How to Join a Class Action Lawsuit
Before a judge allows your case to move forward as a class action, you will need to prove that:
your claim(s) give rise to at least one issue of law or fact;
there is an identifiable class of two or more persons that would be represented by the representative plaintiff
their claims arise out of similar circumstances against the same defendant
Ontario is an opt-out jurisdiction. This means that class members are automatically included in the lawsuit unless they choose to opt-out.
How Do People Join a Class Action?
In Ontario, class actions operate on an ‘opt-out’ basis. This means that when the representative plaintiff(s) define the group, the group members might not initially know about the claim.
Once the representative plaintiff has defined the issues in the case, the court will make an order requiring the publication of a notice to bring the case to the attention of all group members. The notice will:
outline the particular legal claim that you are making; and
provide group members with a deadline to remove themselves from the claim if they do not want to be a part of it.
Group members who do not respond to the notice will:
continue to be represented in the class action as a class member; and
be bound by the outcome of the case.
This means that they stand to gain from any settlement or judgement. However, they will be unable to launch their own proceedings relating to the same issues.
Class Action in Ontario At A Glance
In Ontario, Class Action is governed by the Class Proceedings Act, 1992. Pursuant to s. 5(1) of the Class Proceedings Act, 1992, the court shall certify a proceeding as a class proceeding if: (1) the pleadings disclose a cause of action; (2) there is an identifiable class of two or more persons that would be represented by the representative plaintiff or defendant; (3) the claims or defences of the class members raise common issues of fact or law; (4) a class proceeding would be the preferable procedure; and (5) there is a representative plaintiff or defendant who would adequately represent the interests of the class without conflict of interest and there is a workable litigation plan.
An action could either start as an employment law class proceeding by seeking a leave from Court in obtaining an Order for Certification from the Court certifying it as a class action. An employment law class action case could also be initiated as an individual action and be amended into a class proceeding by amending the statement of claim. During the Certification hearing, the Court will consider whether common employment law issues are raised, whether an employment law class action is preferable and whether there is a suitable representative plaintiff who can fairly and adequately represent the interests of the class, whom have no conflict of interest with other class members, and have a plan for pursuing the action and for notifying other class members.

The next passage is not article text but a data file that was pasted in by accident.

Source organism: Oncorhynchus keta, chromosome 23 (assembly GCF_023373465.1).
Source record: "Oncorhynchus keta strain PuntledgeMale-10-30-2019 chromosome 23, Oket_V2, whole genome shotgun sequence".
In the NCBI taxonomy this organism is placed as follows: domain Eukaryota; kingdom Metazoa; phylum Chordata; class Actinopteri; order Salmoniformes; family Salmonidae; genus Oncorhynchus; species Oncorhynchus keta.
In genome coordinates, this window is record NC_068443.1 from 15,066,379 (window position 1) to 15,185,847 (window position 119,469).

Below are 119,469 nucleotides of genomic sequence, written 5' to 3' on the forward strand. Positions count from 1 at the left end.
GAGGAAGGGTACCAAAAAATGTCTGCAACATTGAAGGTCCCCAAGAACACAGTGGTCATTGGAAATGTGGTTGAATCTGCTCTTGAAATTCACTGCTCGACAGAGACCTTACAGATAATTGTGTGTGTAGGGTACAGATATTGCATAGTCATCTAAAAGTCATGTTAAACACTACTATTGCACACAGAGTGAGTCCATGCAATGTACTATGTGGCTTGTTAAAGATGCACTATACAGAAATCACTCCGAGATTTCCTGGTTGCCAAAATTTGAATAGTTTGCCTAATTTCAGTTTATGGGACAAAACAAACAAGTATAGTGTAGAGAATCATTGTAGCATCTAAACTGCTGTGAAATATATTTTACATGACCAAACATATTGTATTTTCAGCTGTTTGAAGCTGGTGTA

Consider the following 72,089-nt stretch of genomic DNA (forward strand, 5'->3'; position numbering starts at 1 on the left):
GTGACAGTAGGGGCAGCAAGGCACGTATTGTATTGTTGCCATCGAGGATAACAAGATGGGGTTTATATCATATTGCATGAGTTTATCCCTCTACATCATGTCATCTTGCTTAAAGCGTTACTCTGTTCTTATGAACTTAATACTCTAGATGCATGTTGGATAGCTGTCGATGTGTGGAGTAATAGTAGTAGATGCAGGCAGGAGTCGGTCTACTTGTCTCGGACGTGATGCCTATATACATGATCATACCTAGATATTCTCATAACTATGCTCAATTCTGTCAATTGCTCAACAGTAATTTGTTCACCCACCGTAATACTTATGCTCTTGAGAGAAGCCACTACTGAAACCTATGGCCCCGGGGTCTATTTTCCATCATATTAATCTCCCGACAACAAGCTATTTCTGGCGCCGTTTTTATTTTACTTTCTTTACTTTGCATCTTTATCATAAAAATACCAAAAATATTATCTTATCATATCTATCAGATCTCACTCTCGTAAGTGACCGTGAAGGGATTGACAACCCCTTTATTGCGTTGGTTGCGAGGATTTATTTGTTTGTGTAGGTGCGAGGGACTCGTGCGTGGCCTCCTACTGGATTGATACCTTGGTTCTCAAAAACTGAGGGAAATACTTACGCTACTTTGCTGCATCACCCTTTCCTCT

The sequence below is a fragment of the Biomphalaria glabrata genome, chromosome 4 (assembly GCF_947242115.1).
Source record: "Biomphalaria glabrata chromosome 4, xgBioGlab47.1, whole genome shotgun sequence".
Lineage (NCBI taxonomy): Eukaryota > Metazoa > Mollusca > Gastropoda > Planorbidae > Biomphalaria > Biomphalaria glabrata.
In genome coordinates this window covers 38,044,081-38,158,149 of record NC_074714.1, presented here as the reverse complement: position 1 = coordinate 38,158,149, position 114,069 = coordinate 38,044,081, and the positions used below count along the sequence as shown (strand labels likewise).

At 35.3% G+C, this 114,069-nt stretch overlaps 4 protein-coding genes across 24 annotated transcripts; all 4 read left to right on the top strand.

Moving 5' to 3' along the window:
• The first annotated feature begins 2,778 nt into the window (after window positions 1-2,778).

After a judge certifies a class action lawsuit, Class Members are contacted. The defendant, the plaintiffs, and the court each have a responsibility to identify Class Members and make a “reasonable effort” to contact them, notifying them that they are being included in a class action lawsuit.
In most class actions, you need not do anything to join the lawsuit. Ontario is an opt-out jurisdiction. This means that class members (those whose legal interests are represented by the suit) are automatically included in the lawsuit unless they choose to opt-out, or decline to participate, in the case.
How Will I Know If I'm Covered by a Class Action?
If a class action has already been filed, you may receive a class action notice such as in the mail stating that your legal rights may be affected by a lawsuit. You should carefully read the class action notice.
If your legal rights are affected by a class action, you usually will only need to get involved once the case settles. In most cases, you will need to submit a claim, either online or through the mail, to receive your portion of the settlement or judgment. Information on how to do so will be found in the class notice that you will receive in the mail.
If you received a class action notice in the mail, this simply means that your legal rights may be affected by a lawsuit that was recently filed or settled. Notices are sent to people whose rights could be affected by a class action. Notices are typically sent after a case has settled and will provide instructions on how to claim part of the settlement.
Class Action FAQs:
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